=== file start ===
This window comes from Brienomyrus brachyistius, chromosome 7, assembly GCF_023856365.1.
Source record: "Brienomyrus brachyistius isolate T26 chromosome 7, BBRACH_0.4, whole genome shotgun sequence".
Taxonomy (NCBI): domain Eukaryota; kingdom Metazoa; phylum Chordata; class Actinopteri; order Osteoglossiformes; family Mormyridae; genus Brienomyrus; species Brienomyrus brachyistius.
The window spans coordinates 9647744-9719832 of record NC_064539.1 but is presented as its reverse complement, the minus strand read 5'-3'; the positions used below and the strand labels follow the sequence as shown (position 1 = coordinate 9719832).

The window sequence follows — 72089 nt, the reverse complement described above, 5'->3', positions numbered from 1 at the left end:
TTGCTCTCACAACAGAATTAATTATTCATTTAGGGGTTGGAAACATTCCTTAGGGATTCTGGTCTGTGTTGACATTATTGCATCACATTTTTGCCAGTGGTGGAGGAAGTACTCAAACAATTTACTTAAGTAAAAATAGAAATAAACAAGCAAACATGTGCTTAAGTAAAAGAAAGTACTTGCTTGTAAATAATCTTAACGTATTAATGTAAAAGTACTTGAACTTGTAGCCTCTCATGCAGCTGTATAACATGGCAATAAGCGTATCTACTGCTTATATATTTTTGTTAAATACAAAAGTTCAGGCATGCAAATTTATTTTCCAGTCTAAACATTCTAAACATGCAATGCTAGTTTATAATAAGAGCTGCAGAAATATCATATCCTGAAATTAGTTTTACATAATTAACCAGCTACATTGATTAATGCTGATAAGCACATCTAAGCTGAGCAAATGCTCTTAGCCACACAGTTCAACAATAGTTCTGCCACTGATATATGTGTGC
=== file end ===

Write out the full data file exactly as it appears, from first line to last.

This window comes from Brienomyrus brachyistius, chromosome 7, assembly GCF_023856365.1.
Source record: "Brienomyrus brachyistius isolate T26 chromosome 7, BBRACH_0.4, whole genome shotgun sequence".
Taxonomy (NCBI): domain Eukaryota; kingdom Metazoa; phylum Chordata; class Actinopteri; order Osteoglossiformes; family Mormyridae; genus Brienomyrus; species Brienomyrus brachyistius.
The window spans coordinates 9647744-9719832 of record NC_064539.1 but is presented as its reverse complement, the minus strand read 5'-3'; the positions used below and the strand labels follow the sequence as shown (position 1 = coordinate 9719832).

The window sequence follows — 72089 nt, the reverse complement described above, 5'->3', positions numbered from 1 at the left end:
TTGCTCTCACAACAGAATTAATTATTCATTTAGGGGTTGGAAACATTCCTTAGGGATTCTGGTCTGTGTTGACATTATTGCATCACATTTTTGCCAGTGGTGGAGGAAGTACTCAAACAATTTACTTAAGTAAAAATAGAAATAAACAAGCAAACATGTGCTTAAGTAAAAGAAAGTACTTGCTTGTAAATAATCTTAACGTATTAATGTAAAAGTACTTGAACTTGTAGCCTCTCATGCAGCTGTATAACATGGCAATAAGCGTATCTACTGCTTATATATTTTTGTTAAATACAAAAGTTCAGGCATGCAAATTTATTTTCCAGTCTAAACATTCTAAACATGCAATGCTAGTTTATAATAAGAGCTGCAGAAATATCATATCCTGAAATTAGTTTTACATAATTAACCAGCTACATTGATTAATGCTGATAAGCACATCTAAGCTGAGCAAATGCTCTTAGCCACACAGTTCAACAATAGTTCTGCCACTGATATATGTGTGC